Do you enjoy learning about local and seasonal foods? Perhaps you’d like to learn some simple techniques for curing meats or the finer points of butchering? Come learn about authentic and local cooking with your neighborhood chef, James Bell.
Chef James Bell has worked for many fine dining restaurants and resorts in Missoula and throughout Montana. James’ extensive career includes cooking at Plonk Bozeman and helping to launch Plonk Missoula as well as cooking at Scotty’s Table. He is currently a chef at A Moveable Feast Missoula.
For our final class in the Locavore Recipes series Chef James shows us how to carve up and cure a duck in order to serve it as a delicious confit for the holidays. Below is his recipe and instructions along with a couple of suggestions for side dishes, further discussed in the video. Bonus: James shows us the finished product from his Curing Techniques class, fully cured and dried guanciale (pork jowl).
2 duck legs
1 cup coarse sea salt or kosher
¼ cup brown sugar or white
1 crushed bay leaf
1 toasted and crushed cardamom pod
1 toasted and crushed star anise
1tbs toasted and crushed peppercorns
Lightly toast the spices in a skillet until fragrant (except bay leaf) then combine all the dry ingredients in a container. Rub the duck legs liberally on all sides with the salt cure until the meat stops absorbing it. Let the legs sit overnight in the refrigerator, then wipe dry the following day before cooking.
Preheat your oven to 225 F. Melt your saved duck fat or some lard in a small pan (enough to cover your duck legs). In a baking dish pour the fat over the legs so they are covered. Cover the baking dish with foil and cook slowly for 2 or 3 hours, until the duck is tender. You can check for tenderness by poking the flesh side of the legs with a knife; there should be little resistance. Serve as a main dish with all your favorite sides for the holidays. Suggested accompaniments could include roasted veggies or other classic French dishes such cassoulet.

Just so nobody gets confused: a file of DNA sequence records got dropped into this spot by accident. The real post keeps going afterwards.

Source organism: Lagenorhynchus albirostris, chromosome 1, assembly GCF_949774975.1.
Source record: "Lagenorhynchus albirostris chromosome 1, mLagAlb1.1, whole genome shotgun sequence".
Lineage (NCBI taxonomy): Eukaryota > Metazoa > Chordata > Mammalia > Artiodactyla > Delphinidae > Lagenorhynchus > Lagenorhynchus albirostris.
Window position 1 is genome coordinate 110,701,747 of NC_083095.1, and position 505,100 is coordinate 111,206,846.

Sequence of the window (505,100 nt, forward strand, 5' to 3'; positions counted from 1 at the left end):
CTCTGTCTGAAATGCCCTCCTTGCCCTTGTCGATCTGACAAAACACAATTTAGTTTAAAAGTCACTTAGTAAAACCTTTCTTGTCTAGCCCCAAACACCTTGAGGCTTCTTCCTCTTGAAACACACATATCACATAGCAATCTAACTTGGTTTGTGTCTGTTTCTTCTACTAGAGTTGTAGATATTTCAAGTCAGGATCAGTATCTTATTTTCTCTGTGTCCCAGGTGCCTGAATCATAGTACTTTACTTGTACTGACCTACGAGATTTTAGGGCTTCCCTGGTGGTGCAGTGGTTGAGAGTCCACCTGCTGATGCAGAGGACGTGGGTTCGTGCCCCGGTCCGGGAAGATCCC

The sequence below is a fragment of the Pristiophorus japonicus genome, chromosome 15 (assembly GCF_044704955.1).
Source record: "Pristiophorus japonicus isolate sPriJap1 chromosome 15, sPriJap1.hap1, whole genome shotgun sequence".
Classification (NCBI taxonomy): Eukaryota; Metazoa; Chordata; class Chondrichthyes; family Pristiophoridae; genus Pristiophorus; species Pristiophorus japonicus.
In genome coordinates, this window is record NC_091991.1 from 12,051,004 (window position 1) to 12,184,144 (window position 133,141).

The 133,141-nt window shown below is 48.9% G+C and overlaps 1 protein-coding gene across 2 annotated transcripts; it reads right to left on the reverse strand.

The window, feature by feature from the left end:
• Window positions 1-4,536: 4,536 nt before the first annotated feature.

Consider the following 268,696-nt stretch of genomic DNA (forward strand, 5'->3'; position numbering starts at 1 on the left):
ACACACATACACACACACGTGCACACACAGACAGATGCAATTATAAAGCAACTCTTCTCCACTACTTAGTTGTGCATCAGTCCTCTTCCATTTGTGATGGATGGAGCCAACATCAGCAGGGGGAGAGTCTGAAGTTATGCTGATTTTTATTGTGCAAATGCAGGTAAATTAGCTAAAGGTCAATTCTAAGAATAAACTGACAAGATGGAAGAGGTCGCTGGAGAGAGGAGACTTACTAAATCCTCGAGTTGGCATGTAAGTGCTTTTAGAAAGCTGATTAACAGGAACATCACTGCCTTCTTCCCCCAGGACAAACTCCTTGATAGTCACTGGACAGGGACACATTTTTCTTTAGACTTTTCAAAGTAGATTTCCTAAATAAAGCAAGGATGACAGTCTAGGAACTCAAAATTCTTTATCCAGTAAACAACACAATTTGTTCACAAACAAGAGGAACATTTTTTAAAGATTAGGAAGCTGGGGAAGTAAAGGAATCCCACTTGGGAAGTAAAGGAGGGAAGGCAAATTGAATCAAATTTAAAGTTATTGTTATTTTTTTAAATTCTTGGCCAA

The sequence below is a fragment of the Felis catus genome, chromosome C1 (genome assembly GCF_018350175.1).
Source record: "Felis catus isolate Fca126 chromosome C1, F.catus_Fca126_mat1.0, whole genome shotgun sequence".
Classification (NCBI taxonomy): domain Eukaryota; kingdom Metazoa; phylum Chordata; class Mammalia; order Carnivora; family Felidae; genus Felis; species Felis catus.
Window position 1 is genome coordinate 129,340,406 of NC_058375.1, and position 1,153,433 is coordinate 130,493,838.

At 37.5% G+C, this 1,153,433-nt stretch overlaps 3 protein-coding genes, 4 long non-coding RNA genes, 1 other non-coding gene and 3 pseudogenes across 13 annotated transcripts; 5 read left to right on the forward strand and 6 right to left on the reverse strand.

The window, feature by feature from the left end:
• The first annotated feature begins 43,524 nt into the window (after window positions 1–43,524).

In this lesson Chef James Bell discusses curing salt. He demonstrates salt curing by preparing a classic Italian guanciale (pork jowl) using his own recipe (below). James takes much of his curing practices from the book Salumi: The Craft of Italian Dry Curing by Brian Polcyn and Michael Ruhlman.
Guanciale (cured pork jowl)
1-1.5 lbs. pork jowl
1 cup course sea salt or kosher salt
4 bay leaves, crushed
2 tbs peppercorns
2 tbs juniper berries
Toast peppercorns and juniper berries in a pan, then cool and crush. Mix all ingredients together. Rub the jowl liberally with the mixture and refrigerate in a tightly sealed container. A zip lock bag works well.
At this point, time is on your side. There should be some of the salt cure left. Check and dry your pork jowl daily. If the cure has dissolved add more. Let the jowl cure for up to 3 weeks.
Next is more time. You can rinse the jowl with some white wine and rub dry. Wrap the jowl in cheesecloth and dry it for up to 6 weeks, outside the refrigerator. If you have the space to hang it somewhere cool and dry, even better. Hang over a pan that can catch any remaining liquid.
Salt & Spice
James Bell explores the history of seasoning as well as a few spices of local interest or origin. He also provides expert tips on perfectly seasoning basic dishes and his own spice blend recipe.